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"Buenos dias", "buenas noches" -- this was the first words in a foreign language I heard in my life, as a three-year old boy growing up in developing post-war Western Germany, where the first gastarbeiters had arrived from Spain. Fascinated by the strange sounds, I tried to get to know some more languages, the only opportunity being TV courses of English and French -- there was no foreign language education for pre-teen school children in Germany yet in those days. Read more



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What is English? And Why Should We Care?

By: Tim William Machan

To find some answers Tim Machan explores the language's present and past, and looks ahead to its futures among the one and a half billion people who speak it. His search is fascinating and important, for definitions of English have influenced education and law in many countries and helped shape the identities of those who live in them.


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Medical Writing in Early Modern English

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Title: Contests and Contexts
Subtitle: The Irish Language and Ireland's Socio-Economic Development
Written By: John Walsh
Series Title: Reimagining Ireland - Volume 15
Description:

Despite being Ireland's national and first official language, Irish is
marginalised and threatened as a community language. The dominant discourse
has long dismissed the Irish language as irrelevant or even an obstacle to
Ireland's progress. This book critiques that discourse and contends that
the promotion of Irish and sustainable socio-economic development are not
mutually exclusive aims.

The author surveys historical and contemporary sources, particularly those
used by the Irish historian J.J. Lee, and argues that the Irish language
contributes positively to socio-economic development. He grounds this
argument in theoretical perspectives from sociolinguistics, political
economy and development theory, and suggests a new theoretical framework
for understanding the relationship between language and development. The
link between the Irish language and Ireland's socio-economic development is
examined in a number of case studies, both within the traditional
Irish-speaking Gaeltacht communities and in urban areas.
Following the spectacular collapse of the Irish economy in 2008, this
critical challenge to the dominant discourse on development is a timely and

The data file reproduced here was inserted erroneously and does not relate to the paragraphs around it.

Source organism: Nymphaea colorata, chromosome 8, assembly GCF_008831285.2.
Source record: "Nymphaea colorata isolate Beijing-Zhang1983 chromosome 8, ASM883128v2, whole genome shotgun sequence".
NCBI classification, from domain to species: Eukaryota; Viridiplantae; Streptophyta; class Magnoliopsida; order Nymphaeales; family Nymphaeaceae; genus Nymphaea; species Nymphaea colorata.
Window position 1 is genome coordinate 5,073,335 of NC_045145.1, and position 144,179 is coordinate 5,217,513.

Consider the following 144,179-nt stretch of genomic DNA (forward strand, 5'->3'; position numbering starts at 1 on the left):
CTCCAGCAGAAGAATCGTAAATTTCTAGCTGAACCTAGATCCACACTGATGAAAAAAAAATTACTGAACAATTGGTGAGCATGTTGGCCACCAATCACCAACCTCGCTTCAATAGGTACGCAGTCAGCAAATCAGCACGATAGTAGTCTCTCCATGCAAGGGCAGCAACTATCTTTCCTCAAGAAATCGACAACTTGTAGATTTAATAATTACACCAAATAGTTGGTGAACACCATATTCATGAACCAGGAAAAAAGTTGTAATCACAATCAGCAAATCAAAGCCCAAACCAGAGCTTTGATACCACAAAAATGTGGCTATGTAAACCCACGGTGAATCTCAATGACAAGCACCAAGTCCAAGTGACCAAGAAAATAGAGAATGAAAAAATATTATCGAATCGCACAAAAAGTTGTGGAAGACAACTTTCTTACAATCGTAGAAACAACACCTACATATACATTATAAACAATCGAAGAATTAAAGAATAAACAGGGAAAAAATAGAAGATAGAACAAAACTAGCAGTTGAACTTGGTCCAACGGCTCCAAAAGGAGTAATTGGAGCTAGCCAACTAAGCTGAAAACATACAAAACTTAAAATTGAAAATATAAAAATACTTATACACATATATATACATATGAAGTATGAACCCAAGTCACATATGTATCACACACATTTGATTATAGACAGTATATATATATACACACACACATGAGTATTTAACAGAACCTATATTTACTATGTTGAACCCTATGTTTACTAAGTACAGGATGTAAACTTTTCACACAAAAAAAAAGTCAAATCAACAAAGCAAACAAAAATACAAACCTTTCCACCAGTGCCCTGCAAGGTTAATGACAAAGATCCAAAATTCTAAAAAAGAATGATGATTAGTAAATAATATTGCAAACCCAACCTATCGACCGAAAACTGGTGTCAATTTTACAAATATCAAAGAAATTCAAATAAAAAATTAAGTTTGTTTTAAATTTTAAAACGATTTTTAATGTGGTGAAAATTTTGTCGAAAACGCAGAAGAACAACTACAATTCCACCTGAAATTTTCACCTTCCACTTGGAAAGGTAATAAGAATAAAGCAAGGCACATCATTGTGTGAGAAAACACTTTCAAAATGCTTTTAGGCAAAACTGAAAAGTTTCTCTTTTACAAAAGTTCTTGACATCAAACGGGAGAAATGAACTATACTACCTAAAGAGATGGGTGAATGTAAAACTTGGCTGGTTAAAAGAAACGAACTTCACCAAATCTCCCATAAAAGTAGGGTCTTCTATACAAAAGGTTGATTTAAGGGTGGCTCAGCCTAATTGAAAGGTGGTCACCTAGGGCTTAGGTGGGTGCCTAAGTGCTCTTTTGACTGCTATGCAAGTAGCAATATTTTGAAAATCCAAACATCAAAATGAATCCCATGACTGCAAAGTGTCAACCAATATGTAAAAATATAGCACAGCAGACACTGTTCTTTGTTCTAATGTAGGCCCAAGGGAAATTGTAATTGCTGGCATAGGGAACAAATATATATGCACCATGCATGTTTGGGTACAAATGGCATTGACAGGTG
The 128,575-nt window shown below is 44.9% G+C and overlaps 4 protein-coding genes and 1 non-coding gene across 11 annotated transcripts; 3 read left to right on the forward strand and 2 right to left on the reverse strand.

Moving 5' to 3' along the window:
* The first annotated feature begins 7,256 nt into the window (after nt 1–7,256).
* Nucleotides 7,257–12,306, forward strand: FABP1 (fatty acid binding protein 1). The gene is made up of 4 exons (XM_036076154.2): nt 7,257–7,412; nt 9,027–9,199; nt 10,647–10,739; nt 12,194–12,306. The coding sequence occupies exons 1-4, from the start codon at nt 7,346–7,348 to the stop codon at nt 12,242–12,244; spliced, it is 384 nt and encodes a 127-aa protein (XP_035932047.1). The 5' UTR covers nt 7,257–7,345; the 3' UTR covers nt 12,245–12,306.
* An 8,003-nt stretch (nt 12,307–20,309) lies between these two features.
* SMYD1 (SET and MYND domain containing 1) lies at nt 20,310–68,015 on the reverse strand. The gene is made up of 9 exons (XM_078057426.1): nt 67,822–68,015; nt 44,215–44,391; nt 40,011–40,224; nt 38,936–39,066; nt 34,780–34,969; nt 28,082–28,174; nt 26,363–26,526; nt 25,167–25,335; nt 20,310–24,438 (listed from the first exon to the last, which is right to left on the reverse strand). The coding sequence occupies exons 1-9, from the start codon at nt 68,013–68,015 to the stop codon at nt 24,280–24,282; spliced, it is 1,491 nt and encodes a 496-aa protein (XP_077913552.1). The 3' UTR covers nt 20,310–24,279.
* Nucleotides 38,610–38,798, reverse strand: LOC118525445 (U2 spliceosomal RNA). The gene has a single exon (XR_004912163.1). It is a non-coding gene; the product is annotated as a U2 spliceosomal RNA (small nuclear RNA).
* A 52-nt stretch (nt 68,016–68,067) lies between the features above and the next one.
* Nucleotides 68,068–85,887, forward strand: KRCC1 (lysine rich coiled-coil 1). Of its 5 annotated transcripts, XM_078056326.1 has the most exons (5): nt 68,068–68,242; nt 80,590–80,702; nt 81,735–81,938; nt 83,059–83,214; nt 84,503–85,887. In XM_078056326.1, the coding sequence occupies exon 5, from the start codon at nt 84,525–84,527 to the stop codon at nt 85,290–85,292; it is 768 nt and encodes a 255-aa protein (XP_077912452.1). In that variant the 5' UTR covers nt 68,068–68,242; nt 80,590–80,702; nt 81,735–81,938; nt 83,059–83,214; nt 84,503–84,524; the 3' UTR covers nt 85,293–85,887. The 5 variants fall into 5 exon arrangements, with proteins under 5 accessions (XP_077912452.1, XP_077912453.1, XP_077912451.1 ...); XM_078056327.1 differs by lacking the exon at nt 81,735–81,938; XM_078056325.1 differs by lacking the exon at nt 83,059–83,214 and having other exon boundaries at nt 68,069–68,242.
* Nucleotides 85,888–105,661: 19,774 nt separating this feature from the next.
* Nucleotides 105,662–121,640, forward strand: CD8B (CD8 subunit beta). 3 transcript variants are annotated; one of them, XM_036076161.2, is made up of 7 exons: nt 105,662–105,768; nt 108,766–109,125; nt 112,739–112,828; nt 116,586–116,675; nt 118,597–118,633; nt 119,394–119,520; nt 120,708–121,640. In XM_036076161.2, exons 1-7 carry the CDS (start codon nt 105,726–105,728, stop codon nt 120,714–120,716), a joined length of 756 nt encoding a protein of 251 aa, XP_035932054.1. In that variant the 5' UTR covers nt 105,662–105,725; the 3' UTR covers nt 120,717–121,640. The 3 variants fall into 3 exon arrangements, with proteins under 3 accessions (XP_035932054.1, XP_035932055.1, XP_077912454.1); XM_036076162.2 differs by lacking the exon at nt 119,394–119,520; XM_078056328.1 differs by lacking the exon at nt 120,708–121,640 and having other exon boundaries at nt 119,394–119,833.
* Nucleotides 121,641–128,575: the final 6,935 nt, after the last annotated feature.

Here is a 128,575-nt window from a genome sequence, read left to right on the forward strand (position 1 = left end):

thought-provoking study.

Contents: Overview of Irish Language - Approaches to Language and
Development: Contributions from History - Language, Culture and
Development: Elaborating a Theoretical Framework - The Influence of the
Irish Language on Socio-Economic Development in the Gaeltacht -
Case-Studies on the Influence of the Irish Language on Socio-Economic
Development in the Gaeltacht - A Changing Relationship between Language and
Socio-Economic Development: The Evolution of Údarás na Gaeltachta - The
Influence of Irish on Development in an Urban Setting: West Belfast and
Galway City.

John Walsh is a Lecturer in Irish at the School of Languages, Literatures
and Cultures, National University of Ireland, Galway. He has previously
worked as a lecturer at Dublin City University, with the European Bureau
for Lesser-Used Languages, and as a journalist with the Irish state
broadcaster RTÉ and the Irish-language television channel TG4. In 2009 he
was appointed Fulbright Irish Language Scholar and spent six months
teaching and researching at the University of California, Santa Cruz.

Publication Year: 2010
Publisher: Peter Lang AG
Review: Not available for review. If you would like to review a book on The LINGUIST List, please login to view the AFR list.
BibTex: View BibTex record
Linguistic Field(s): Sociolinguistics
Subject Language(s): Irish
Issue: All announcements sent out by The LINGUIST List are emailed to our subscribers and archived with the Library of Congress.
Click here to see the original emailed issue.

Versions:
Format: Paperback
ISBN-13: 9783039119141
Pages: 492
Prices: U.S. $ 77.95
U.K. £ 45.00
Europe EURO 50.00